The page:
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November 18, 2010



Your Western and essentially Christian provincialism is self-evident in the title of this book, and its contents.

What about the key "thinkers" from all of the other non-Western and non-Christian Traditions?


Good observation, but let’s remember that the universalism (“nonprovincialism”) underlying the implicit criticism is a Western and Christian norm. The act of objectifying "philosophy of religion" for reflection is not, or at least was not originally, a non-Western, non-Christian enterprise.

Non-Western non-Christians have enriched the conversation, but only by first conforming their thinking to this culturally and religiously alien (to them) enterprise and then adding their distinctive perspectives, which may very well change the direction of the conversation.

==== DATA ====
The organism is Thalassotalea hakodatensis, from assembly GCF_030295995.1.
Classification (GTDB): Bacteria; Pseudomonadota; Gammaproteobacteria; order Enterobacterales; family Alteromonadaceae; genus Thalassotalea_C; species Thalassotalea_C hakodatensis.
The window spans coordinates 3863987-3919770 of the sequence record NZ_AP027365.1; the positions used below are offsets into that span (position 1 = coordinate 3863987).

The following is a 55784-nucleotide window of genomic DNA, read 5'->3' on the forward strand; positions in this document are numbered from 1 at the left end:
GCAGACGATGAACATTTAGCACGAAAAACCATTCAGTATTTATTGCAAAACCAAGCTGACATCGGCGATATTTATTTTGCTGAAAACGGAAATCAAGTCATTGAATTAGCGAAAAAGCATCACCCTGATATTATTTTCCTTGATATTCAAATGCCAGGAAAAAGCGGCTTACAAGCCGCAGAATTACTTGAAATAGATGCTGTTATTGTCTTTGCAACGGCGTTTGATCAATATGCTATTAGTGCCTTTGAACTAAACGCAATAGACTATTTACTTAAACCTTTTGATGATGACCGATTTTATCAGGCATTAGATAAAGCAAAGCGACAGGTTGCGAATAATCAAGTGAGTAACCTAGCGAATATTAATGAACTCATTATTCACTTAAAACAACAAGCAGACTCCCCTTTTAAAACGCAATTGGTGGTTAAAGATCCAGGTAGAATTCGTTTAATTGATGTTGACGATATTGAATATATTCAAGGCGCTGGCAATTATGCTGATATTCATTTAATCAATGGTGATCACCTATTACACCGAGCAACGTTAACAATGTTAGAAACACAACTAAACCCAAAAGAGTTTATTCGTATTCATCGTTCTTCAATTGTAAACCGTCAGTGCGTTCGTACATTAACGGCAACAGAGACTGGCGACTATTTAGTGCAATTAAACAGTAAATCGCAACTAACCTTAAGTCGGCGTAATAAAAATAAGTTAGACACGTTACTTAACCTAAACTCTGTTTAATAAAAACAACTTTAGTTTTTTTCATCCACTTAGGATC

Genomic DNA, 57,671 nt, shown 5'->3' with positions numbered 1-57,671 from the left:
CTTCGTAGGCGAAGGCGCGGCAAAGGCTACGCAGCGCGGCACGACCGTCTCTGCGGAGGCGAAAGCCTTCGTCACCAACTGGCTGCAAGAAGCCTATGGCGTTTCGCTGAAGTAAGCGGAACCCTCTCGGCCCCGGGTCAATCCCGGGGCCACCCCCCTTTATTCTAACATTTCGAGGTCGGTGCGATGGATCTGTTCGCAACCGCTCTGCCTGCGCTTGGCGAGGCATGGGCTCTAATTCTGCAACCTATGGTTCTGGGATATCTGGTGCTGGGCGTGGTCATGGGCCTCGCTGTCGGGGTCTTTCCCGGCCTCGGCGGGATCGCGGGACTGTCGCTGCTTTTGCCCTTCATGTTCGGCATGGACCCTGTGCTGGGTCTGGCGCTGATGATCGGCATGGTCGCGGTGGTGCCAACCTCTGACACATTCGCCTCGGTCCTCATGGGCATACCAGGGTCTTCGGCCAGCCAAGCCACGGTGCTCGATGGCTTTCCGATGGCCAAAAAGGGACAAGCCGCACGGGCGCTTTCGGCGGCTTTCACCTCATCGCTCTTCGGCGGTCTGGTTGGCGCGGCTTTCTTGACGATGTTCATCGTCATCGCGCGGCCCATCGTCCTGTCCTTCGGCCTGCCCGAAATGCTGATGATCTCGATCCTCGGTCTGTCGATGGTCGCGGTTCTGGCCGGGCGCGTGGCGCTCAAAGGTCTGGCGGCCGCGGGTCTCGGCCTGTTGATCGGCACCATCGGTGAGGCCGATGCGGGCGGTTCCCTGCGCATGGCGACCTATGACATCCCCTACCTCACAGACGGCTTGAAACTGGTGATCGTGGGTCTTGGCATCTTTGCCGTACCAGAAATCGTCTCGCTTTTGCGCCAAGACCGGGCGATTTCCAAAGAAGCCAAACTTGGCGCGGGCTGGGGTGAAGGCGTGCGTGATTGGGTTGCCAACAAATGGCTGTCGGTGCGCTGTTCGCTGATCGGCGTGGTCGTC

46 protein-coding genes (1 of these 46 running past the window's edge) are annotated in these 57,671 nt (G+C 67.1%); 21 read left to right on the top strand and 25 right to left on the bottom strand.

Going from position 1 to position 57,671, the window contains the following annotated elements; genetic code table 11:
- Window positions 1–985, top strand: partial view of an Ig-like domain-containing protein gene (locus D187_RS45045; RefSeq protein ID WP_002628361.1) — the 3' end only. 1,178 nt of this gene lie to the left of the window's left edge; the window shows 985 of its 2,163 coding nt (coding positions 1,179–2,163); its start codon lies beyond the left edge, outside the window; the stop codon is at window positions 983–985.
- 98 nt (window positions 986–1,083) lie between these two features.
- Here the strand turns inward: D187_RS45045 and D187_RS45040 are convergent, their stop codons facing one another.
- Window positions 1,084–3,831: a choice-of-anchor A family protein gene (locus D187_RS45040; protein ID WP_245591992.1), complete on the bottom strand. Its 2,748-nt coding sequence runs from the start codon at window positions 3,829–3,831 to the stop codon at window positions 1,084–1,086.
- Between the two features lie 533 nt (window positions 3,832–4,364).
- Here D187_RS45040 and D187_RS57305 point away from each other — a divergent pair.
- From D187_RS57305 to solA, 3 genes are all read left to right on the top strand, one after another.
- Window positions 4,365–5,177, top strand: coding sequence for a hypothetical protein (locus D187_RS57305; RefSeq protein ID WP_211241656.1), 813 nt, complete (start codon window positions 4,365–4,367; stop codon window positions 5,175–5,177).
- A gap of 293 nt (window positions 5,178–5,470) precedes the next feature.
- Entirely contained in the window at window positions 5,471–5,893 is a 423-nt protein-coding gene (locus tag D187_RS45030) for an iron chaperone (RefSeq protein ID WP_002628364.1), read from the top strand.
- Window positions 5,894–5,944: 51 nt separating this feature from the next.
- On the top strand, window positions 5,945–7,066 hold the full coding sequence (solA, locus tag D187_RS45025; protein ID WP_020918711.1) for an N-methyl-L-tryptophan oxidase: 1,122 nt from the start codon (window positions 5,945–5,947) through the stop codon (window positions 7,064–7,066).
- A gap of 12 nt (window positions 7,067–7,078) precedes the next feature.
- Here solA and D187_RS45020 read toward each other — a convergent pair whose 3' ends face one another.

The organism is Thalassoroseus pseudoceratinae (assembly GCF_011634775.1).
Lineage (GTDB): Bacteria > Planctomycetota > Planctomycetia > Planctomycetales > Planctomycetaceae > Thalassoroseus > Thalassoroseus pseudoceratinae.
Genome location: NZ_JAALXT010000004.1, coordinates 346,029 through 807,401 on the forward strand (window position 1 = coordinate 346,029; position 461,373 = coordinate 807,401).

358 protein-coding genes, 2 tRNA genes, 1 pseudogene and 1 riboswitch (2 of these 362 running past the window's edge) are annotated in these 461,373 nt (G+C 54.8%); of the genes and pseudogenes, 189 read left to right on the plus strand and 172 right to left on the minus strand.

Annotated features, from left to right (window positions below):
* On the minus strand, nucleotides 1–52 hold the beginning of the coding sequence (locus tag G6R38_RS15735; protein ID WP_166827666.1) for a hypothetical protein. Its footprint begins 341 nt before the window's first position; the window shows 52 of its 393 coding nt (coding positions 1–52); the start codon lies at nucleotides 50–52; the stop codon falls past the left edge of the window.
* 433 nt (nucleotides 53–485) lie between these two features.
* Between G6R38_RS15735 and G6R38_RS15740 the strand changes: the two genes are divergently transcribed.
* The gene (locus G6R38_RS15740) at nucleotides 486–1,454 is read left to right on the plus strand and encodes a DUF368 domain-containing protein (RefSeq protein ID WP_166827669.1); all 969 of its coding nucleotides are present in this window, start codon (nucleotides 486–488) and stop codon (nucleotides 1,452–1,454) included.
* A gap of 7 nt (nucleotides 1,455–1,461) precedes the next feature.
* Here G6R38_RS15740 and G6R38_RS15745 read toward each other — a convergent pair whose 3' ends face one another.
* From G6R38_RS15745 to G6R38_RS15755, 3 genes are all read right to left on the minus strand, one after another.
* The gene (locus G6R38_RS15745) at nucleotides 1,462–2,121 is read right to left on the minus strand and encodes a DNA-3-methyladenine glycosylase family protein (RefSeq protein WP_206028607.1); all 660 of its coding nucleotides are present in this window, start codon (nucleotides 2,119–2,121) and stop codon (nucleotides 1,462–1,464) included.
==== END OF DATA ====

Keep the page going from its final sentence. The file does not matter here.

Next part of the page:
Heirs of the Christian West are criticized, ironically I think, for not living up to its universal ideal; non-Christian, non-Westerners, who do not have that ideal in their "cultural DNA" are rarely (if ever) expected to live up to it. (Such rarely expressed expectations would only serve as more evidence of that allegedly ignoble Western, Christian provincialism.)

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